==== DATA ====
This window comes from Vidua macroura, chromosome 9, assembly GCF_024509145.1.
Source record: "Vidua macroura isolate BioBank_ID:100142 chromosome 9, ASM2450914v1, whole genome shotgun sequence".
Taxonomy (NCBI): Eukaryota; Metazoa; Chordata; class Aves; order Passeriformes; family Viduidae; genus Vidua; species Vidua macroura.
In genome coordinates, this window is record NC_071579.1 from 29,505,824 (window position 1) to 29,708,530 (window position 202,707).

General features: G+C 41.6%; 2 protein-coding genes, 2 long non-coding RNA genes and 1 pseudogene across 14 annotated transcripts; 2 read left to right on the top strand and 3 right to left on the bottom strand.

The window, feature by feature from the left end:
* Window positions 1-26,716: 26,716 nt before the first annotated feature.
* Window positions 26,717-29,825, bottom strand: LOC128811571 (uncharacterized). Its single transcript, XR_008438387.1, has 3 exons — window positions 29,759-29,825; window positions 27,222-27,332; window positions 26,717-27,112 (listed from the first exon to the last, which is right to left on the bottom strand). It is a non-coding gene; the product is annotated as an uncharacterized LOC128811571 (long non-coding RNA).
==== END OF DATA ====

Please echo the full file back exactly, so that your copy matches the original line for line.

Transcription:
This window comes from Vidua macroura, chromosome 9, assembly GCF_024509145.1.
Source record: "Vidua macroura isolate BioBank_ID:100142 chromosome 9, ASM2450914v1, whole genome shotgun sequence".
Taxonomy (NCBI): Eukaryota; Metazoa; Chordata; class Aves; order Passeriformes; family Viduidae; genus Vidua; species Vidua macroura.
In genome coordinates, this window is record NC_071579.1 from 29,505,824 (window position 1) to 29,708,530 (window position 202,707).

General features: G+C 41.6%; 2 protein-coding genes, 2 long non-coding RNA genes and 1 pseudogene across 14 annotated transcripts; 2 read left to right on the top strand and 3 right to left on the bottom strand.

The window, feature by feature from the left end:
* Window positions 1-26,716: 26,716 nt before the first annotated feature.
* Window positions 26,717-29,825, bottom strand: LOC128811571 (uncharacterized). Its single transcript, XR_008438387.1, has 3 exons — window positions 29,759-29,825; window positions 27,222-27,332; window positions 26,717-27,112 (listed from the first exon to the last, which is right to left on the bottom strand). It is a non-coding gene; the product is annotated as an uncharacterized LOC128811571 (long non-coding RNA).